U.S. Steel Agrees to $42 Million Settlement for Violating Federal Clean Air Laws

HARRISBURG, Pa. – U.S. Steel has reached a settlement in a lawsuit that accused the company of violating federal clean air laws. The lawsuit, filed by environmental groups Clean Air Council, PennEnvironment, and the Allegheny County Health Department, alleged that the Pittsburgh-based company operated plants without desulfurization controls for over three months, resulting in the release of sulfurous gas into nearby towns.

The settlement, which is now being reviewed by a federal judge, includes provisions for $37 million worth of improvements to U.S. Steel’s pollution control and plant reliability systems at its Mon Valley Works plants. Additionally, the company has agreed to pay a $5 million penalty to fund clean air efforts. This penalty is notable as it represents one of the largest fines ever imposed in a citizen-enforced lawsuit under federal clean air laws.

David Masur, the executive director of PennEnvironment, hailed the settlement as a historic announcement that would send a message to other illegal polluters who endanger the health and environment of Pittsburgh residents. Masur emphasized that they would not tolerate illegal air pollution affecting nearby communities.

U.S. Steel expressed regret for the accidental emissions and stated its commitment to comply with environmental regulations. Kurt Barshick, the company’s Mon Valley Works vice president, added that they would make necessary changes to improve their compliance in the future.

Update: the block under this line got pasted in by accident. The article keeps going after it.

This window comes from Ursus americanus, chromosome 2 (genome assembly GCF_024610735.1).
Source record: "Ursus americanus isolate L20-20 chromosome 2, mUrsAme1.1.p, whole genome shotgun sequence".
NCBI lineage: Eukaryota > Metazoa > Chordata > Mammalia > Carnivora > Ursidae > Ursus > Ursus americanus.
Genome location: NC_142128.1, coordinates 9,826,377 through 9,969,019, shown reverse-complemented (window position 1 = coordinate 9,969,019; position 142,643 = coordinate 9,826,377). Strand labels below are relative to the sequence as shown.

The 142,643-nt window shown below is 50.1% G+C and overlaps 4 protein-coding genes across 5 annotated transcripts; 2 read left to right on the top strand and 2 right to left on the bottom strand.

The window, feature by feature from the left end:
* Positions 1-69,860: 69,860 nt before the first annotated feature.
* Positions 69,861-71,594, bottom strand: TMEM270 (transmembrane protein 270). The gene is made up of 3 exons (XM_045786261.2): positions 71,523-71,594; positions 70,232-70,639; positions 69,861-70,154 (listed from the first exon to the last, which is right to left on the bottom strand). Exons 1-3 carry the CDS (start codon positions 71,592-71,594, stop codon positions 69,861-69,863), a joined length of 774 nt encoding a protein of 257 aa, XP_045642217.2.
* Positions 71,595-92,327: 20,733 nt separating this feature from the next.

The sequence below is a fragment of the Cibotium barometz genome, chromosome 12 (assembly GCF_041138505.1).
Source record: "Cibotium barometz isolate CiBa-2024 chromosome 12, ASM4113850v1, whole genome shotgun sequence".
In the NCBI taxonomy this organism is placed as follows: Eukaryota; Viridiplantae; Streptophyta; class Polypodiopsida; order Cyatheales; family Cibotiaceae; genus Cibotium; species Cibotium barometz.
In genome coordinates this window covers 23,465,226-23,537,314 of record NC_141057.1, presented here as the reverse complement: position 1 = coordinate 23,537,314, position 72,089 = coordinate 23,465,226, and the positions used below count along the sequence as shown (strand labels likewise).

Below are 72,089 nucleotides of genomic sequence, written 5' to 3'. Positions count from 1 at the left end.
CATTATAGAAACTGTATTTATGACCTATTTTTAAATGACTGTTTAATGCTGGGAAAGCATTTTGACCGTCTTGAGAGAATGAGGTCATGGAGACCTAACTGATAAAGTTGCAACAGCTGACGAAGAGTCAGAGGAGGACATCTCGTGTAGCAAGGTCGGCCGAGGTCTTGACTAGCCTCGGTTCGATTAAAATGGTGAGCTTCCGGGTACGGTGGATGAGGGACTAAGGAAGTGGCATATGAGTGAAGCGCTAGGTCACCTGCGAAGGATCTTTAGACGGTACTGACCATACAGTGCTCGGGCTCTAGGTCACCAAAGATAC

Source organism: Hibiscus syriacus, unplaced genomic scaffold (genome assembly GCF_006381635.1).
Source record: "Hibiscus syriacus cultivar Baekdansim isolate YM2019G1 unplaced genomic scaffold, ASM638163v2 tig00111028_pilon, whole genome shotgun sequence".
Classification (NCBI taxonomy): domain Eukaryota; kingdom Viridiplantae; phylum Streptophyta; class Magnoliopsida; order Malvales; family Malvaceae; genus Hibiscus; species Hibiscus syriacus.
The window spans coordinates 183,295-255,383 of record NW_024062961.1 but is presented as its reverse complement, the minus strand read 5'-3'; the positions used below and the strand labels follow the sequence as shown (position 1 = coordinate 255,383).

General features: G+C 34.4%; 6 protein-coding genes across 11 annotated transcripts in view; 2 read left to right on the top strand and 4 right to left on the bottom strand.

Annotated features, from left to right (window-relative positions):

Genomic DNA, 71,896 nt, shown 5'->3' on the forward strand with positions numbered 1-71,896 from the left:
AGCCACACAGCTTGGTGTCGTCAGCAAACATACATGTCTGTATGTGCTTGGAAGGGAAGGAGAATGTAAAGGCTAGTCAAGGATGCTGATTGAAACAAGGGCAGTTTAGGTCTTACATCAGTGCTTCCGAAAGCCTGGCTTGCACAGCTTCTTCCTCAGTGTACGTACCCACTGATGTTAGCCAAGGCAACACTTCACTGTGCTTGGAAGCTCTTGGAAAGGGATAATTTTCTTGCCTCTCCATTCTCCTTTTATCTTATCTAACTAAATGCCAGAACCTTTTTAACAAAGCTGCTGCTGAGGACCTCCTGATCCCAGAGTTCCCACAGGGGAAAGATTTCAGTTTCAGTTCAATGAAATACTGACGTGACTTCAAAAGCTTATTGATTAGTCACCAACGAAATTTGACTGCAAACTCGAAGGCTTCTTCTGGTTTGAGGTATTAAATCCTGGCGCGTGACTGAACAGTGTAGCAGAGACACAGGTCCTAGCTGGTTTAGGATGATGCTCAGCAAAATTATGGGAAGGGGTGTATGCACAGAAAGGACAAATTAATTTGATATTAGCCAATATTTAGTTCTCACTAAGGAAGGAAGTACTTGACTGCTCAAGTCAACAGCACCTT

The lawsuit was initiated in 2019 after a fire at U.S. Steel’s Clairton coke works plant caused considerable damage. The fire disrupted pollution control equipment and led to frequent releases of sulfur dioxide, a harmful byproduct of fossil fuel combustion that can impede breathing. Following the incident, Allegheny County issued warnings advising residents to limit outdoor activities due to the poor air quality.

Despite the fire’s impact on pollution controls, U.S. Steel continued operating its Mon Valley plants. The lawsuit also highlighted other breakdowns at the Clairton plant, including an incident in 2019 where 525,000 pounds of coke oven gas were released through a pressure release valve. As part of the settlement, U.S. Steel is required to permanently close approximately 60 of the most polluting coke ovens at the facility.

The settlement represents a step towards holding industrial polluters accountable for their actions. It also underscores the importance of adherence to environmental regulations in safeguarding the health and well-being of local communities.